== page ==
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Sampling shows beech seeding widespread

Sampling shows beech seeding widespread

Beech Shooting

Results from beech forest sampling across the South Island confirm a widespread seeding event is underway, Department of Conservation scientists say.

Over the past two months, seed on beech trees has been measured at 23 sites from north-west Nelson to Fiordland by shooting branches from trees to get an early indication of likely autumn seed fall.

DOC scientist Graeme Elliott says the seed shooting results confirm the beech mast is proving to be a widespread event, as initially predicted from extensive spring flowering.

Dr Elliott says the amount of seed being produced varies in different areas from very heavy to more moderate but that virtually all forests sampled are
seeding this year in what is looking like a 10-20 year event.

“The key issue is that this is widespread seeding and looks set to fuel an explosion in forest predators like rats and stoats in a large number of places.”

“With the seed fall now well underway it’s expected rodent numbers will begin to increase towards a peak in the coming summer when stoat numbers will also explode.”

Dr Elliott says field teams will be closely monitoring rat and stoat numbers over the next few months for early signs of rising numbers.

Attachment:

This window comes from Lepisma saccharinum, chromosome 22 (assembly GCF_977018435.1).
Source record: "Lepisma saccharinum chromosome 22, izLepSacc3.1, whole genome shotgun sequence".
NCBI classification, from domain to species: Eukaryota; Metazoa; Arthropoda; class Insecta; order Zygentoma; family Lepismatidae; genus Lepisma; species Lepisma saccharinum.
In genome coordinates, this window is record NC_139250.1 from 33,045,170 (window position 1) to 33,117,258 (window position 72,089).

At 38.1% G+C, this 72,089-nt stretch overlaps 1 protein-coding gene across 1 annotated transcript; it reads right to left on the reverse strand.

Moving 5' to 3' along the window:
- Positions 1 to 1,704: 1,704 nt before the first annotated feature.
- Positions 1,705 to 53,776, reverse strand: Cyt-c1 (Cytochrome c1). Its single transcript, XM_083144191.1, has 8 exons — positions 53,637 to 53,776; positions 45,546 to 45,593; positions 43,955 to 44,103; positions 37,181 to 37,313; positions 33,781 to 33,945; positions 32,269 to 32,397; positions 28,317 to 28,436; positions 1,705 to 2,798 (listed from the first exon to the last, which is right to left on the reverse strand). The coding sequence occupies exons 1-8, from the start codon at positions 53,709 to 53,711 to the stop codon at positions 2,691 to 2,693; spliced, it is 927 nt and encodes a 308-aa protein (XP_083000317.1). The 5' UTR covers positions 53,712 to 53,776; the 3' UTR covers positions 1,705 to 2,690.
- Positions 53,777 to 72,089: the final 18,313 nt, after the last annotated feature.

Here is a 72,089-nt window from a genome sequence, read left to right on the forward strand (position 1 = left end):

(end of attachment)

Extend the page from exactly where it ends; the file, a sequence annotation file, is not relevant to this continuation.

The Department of Conservation says plans to counter the expected rising predator numbers are already well underway.

The Battle for our Birds pest control response—announced by the Minister of Conservation in January—aims to protect vulnerable native bird, bat and snail species with aerial 1080 and ground-based pest control operations in multiple beech forest areas the length of the South Island.

DOC field staff are monitoring seed fall and rodent and stoat numbers in these
areas and consulting with affected communities. This information will inform decisions about the pest control response in the coming months including exact operational areas, timing and mix of pest control tools.


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